You probably already knew that the British love their tea, but did you know some soldiers literally died for a cup in World War II?
On the morning of June 13, 1944, the vanguard of the British 22nd Armoured Brigade stopped near the crossroads town of Villers-Bocage in Normandy. The officers held a short meeting in a nearby house, while the crewmen dismounted for a bit of maintenance – and, naturally, for a morning cup of tea. It was during this break that German tank commander Michael Wittman attacked the tea party with his armored unit led by Wittman’s Tiger tank. The British lost 14 tanks, 9 half-tracks, four gun carriers and two anti-tank guns in just 15 minutes of frenzied fighting. During the battle, one Sherman Firefly, equipped with a 17-pounder gun capable of knocking out the Tiger, drew a bead on the German tank… only to realize that the gunner was not present, having been left outside and forgotten in the scramble.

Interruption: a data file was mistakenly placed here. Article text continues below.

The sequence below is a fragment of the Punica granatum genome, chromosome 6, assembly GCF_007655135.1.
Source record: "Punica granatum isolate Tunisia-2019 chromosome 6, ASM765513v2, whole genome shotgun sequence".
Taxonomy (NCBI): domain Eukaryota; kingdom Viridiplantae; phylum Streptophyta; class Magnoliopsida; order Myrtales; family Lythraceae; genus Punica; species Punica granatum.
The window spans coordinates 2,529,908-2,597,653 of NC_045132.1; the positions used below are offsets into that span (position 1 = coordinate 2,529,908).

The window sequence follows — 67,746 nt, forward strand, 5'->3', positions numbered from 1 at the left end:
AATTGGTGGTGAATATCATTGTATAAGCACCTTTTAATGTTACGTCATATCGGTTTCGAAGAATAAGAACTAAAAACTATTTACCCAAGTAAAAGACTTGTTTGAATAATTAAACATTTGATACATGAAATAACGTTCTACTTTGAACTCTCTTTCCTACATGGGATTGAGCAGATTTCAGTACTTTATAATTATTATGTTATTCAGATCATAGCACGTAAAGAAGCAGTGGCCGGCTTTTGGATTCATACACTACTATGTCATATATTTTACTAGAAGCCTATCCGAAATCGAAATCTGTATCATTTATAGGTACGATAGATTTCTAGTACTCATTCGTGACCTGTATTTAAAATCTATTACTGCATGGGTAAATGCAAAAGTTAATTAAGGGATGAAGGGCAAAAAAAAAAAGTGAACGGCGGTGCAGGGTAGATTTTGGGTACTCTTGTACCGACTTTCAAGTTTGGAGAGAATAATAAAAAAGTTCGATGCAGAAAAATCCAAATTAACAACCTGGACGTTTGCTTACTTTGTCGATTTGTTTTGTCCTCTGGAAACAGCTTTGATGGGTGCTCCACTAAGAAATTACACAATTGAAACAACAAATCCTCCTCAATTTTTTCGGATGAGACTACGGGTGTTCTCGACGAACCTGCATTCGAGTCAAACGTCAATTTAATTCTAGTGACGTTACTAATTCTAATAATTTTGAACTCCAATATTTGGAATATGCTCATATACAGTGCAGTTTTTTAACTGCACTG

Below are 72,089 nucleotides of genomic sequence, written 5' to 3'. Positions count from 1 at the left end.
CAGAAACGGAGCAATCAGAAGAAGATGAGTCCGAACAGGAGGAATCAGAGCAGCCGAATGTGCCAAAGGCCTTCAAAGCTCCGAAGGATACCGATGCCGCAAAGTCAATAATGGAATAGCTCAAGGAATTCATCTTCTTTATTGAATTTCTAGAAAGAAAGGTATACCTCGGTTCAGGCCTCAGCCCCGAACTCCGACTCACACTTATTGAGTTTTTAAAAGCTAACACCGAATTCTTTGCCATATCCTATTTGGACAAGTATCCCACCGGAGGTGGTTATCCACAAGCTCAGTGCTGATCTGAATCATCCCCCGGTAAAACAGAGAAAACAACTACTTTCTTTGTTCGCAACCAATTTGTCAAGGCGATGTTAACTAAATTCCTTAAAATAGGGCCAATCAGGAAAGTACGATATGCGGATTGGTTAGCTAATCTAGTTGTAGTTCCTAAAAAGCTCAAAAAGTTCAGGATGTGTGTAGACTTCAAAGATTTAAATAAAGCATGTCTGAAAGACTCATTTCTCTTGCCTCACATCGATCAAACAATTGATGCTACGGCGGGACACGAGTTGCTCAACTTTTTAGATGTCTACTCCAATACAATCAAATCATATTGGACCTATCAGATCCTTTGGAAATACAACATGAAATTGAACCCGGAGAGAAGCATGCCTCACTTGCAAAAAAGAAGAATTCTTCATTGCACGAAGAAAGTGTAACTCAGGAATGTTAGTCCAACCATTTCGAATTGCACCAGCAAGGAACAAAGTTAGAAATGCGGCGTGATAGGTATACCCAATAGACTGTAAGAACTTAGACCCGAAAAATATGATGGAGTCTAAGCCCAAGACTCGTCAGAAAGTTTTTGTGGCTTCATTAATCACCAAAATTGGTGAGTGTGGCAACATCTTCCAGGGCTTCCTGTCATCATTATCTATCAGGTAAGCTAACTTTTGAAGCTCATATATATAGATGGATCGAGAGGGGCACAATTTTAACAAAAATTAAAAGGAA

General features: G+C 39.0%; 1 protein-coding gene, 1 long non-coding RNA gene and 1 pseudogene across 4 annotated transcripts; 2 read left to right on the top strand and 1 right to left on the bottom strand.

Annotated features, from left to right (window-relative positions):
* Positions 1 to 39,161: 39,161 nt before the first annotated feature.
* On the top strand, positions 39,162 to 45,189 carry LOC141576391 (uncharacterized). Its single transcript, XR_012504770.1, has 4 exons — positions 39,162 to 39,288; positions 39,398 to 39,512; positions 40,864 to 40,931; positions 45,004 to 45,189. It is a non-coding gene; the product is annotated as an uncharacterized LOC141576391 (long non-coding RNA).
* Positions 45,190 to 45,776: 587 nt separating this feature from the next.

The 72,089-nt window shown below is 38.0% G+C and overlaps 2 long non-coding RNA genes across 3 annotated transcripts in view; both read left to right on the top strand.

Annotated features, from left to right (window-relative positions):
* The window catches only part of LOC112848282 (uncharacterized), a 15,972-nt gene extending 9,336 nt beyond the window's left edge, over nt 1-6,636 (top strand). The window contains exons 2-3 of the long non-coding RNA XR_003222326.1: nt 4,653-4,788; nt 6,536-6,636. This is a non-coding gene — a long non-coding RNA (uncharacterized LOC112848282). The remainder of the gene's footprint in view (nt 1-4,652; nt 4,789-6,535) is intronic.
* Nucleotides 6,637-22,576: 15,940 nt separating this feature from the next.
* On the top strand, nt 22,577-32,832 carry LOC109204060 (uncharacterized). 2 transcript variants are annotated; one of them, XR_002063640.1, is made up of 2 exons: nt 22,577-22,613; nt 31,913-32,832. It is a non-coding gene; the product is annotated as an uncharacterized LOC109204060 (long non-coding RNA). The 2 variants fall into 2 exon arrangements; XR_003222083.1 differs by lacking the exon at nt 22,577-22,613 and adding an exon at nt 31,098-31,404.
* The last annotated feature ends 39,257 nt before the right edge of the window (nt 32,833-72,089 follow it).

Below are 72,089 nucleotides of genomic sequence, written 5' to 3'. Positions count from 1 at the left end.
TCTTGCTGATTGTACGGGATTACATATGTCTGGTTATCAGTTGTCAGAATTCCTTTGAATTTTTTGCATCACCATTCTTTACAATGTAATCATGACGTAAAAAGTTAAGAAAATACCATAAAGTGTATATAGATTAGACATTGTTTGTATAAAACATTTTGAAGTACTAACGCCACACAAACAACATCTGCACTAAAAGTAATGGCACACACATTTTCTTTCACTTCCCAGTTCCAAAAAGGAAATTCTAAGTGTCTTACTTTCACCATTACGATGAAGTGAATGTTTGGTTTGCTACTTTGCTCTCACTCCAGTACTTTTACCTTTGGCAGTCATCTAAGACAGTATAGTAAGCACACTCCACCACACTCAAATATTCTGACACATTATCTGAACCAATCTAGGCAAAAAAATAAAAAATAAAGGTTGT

The ambush, as well as other similar experiences in North Africa and Europe, prompted the British to seek a solution, and they found one. The Centurion tank, introduced at the very end of World War II, came equipped with the Boiling Vessel, a cube-shaped electric boiler that allowed the crew to "brew-up" without leaving the safety of the tank's interior. The Boiling Vessel became standard equipment on all British tanks and many other fighting vehicles ever since, and is even available for the American Abrams tank and the Bradley fighting vehicle.
If you want to see tanks such as the Tiger, the Sherman Firefly or the Centurion, join us on our Britain at War Tour starting in 2023 and visit with us the Tank Museum in Bovington.